Millard Winfield Rice, 85, a retired head of the Washington office of the Disabled American Veterans and a longtime advocate of improved veterans benefits, died Tuesday at Northern Virginia Doctors Hospital in Arlington. He had a heart ailment.

Mr. Rice, who was born in Minnesota, served in the Marine Corps during World War I and was wounded at the battle of Belleau Wood. He earned a law degree at the University of Minnesota after the war and then began his career in veterans affairs.

He worked for the DAV in Minneapolis and later in Cincinnati, and in Kansas City, Mo. He joined the DAV staff in Washington about 1934.

From 1936 to 1941 Mr. Rice was the national legislative representative and director of public relations for the Veterans of Foreign Wars here. Among the projects on which he worked was legislation giving veterans employment preference and the codification of all laws pertaining to veterans affairs.

He returned to the DAV in 1941 as its national service director and head of its Washington office. He remained in this position until his retirement in 1970. He helped initiate the DAV's "Identotag" program. This was a fund-raising device that involved the distribution of miniature reproductions of license tags that could be attached to car keys.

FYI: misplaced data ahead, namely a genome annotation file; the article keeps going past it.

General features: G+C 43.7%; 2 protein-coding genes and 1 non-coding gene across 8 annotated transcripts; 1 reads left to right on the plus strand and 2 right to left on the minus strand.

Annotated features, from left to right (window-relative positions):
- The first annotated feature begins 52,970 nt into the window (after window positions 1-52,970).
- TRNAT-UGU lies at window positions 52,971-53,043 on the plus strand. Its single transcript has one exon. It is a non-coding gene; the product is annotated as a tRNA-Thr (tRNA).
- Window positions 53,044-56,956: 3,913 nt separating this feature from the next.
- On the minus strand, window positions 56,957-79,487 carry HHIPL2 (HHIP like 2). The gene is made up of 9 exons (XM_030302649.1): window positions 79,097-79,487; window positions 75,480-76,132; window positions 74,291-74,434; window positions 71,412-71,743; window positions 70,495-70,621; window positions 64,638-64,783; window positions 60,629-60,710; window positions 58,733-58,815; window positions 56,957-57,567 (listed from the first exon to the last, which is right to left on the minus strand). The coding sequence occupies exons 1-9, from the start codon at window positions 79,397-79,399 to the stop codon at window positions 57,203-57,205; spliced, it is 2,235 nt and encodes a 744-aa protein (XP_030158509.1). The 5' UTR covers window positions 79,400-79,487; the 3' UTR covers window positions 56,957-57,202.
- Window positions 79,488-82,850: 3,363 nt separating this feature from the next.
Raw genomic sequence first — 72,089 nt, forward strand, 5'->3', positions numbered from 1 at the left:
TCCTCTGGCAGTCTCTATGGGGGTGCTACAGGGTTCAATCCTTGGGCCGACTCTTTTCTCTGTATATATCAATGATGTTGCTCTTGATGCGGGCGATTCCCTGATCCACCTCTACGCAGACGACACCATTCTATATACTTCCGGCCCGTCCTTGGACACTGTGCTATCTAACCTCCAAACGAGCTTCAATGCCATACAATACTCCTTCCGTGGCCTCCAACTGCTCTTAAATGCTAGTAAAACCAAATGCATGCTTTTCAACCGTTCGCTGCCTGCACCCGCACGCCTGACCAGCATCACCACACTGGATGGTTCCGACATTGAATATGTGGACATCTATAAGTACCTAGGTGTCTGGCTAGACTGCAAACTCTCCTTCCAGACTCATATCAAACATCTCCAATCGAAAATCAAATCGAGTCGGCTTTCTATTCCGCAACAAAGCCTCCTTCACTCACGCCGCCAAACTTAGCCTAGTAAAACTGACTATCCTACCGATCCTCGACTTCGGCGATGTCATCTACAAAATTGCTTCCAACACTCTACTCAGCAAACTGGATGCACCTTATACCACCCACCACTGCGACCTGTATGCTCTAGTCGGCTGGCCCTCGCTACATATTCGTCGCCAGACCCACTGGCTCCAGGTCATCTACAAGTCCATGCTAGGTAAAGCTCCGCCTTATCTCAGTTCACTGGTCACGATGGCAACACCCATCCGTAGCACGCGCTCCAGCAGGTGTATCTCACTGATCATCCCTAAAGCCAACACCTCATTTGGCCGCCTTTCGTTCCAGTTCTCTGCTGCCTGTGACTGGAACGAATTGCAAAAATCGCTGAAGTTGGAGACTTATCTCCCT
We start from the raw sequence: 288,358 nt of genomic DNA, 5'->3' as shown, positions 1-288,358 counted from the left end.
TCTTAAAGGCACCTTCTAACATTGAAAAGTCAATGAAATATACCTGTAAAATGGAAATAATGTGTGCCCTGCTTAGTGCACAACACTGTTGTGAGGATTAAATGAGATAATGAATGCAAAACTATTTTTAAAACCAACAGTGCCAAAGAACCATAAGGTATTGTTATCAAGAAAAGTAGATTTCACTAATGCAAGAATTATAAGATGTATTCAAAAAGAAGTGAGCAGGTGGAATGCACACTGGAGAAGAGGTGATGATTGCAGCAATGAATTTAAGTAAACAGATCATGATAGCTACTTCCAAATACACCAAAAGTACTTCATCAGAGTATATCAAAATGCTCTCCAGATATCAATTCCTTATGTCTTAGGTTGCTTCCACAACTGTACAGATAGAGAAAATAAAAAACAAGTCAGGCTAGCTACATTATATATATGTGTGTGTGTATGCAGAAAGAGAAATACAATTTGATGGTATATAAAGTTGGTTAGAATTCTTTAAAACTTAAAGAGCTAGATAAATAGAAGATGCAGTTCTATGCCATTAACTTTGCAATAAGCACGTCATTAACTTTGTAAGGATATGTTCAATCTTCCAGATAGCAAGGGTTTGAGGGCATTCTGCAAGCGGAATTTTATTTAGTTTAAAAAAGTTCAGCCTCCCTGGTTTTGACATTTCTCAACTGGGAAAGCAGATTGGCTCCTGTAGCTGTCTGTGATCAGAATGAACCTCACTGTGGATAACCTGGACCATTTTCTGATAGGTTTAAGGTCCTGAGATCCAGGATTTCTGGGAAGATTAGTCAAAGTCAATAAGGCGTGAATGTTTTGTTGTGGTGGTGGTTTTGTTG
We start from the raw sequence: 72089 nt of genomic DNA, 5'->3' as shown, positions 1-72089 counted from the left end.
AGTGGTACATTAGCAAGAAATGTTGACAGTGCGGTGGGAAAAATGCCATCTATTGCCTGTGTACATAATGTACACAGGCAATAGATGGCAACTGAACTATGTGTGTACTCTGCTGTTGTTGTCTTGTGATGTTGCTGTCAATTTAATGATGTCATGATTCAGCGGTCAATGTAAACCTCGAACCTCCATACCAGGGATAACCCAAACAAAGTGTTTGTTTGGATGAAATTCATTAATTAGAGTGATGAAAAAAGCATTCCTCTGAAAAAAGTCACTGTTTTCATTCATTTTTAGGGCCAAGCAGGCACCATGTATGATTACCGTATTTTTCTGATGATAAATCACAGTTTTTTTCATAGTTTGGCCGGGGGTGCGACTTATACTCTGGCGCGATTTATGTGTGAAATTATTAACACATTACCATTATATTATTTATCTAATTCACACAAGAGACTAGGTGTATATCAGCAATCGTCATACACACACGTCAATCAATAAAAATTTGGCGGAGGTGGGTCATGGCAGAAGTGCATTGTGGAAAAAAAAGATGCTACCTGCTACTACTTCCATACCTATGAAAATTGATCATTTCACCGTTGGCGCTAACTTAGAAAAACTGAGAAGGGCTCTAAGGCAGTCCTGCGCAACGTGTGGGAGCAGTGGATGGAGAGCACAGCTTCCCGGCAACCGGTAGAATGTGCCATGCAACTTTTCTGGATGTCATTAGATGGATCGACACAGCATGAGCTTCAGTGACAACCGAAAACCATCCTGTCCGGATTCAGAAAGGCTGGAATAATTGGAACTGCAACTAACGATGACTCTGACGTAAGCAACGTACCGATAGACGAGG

From 1948 to 1960 Mr. Rice also was executive director of the DAV Service Foundation, a fund-raising organization.

Mr. Rice served on numerous other organizations concerned with veterans and the handicapped. He was a member of the Federal Advisory Council on Employment from 1936 to 1956 and a member of the executive committee of the President's Committee on Employment of the Physically Handicapped from 1947 to 1967. For five years he was chairman of its subcommittee on disabled veterans.

In 1967 he received the committee's Distinguished Service Award from President Lyndon B. Johnson.

A resident of Falls Church, Mr. Rice was a former treasurer of the Lake Barcroft Community Association and played a role in the purchase by the association of Lake Barcroft. He also was a member of Common Cause. In addition he was a member of the Military Order of the Purple Heart and the Marine Corps League.

His wife, the former Elvera E. Johnson, died in 1975.

Survivors include three sons, Robert, of Columbia, S.C., Loren, of Great Falls, Va., and six grandchildren, and one great-grandchild.